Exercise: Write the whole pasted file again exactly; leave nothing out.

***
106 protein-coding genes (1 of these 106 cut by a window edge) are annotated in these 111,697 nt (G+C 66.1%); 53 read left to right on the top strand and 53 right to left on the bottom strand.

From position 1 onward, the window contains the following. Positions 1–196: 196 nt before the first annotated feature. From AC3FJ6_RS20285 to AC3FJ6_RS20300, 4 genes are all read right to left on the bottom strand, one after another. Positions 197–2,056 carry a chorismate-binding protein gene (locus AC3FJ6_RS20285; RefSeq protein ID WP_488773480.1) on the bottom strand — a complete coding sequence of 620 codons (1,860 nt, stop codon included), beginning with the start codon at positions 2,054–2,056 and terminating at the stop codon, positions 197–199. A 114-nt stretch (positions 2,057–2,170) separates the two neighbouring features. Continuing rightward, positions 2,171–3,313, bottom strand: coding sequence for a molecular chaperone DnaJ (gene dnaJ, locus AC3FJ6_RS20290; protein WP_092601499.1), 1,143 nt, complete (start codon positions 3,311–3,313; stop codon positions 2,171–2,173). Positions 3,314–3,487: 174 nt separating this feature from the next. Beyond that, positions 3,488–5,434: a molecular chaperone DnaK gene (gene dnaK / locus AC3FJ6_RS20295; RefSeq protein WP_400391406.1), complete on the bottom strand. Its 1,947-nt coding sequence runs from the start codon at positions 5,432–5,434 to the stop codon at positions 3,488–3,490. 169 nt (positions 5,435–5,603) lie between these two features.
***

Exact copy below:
106 protein-coding genes (1 of these 106 cut by a window edge) are annotated in these 111,697 nt (G+C 66.1%); 53 read left to right on the top strand and 53 right to left on the bottom strand.

From position 1 onward, the window contains the following. Positions 1–196: 196 nt before the first annotated feature. From AC3FJ6_RS20285 to AC3FJ6_RS20300, 4 genes are all read right to left on the bottom strand, one after another. Positions 197–2,056 carry a chorismate-binding protein gene (locus AC3FJ6_RS20285; RefSeq protein ID WP_488773480.1) on the bottom strand — a complete coding sequence of 620 codons (1,860 nt, stop codon included), beginning with the start codon at positions 2,054–2,056 and terminating at the stop codon, positions 197–199. A 114-nt stretch (positions 2,057–2,170) separates the two neighbouring features. Continuing rightward, positions 2,171–3,313, bottom strand: coding sequence for a molecular chaperone DnaJ (gene dnaJ, locus AC3FJ6_RS20290; protein WP_092601499.1), 1,143 nt, complete (start codon positions 3,311–3,313; stop codon positions 2,171–2,173). Positions 3,314–3,487: 174 nt separating this feature from the next. Beyond that, positions 3,488–5,434: a molecular chaperone DnaK gene (gene dnaK / locus AC3FJ6_RS20295; RefSeq protein WP_400391406.1), complete on the bottom strand. Its 1,947-nt coding sequence runs from the start codon at positions 5,432–5,434 to the stop codon at positions 3,488–3,490. 169 nt (positions 5,435–5,603) lie between these two features.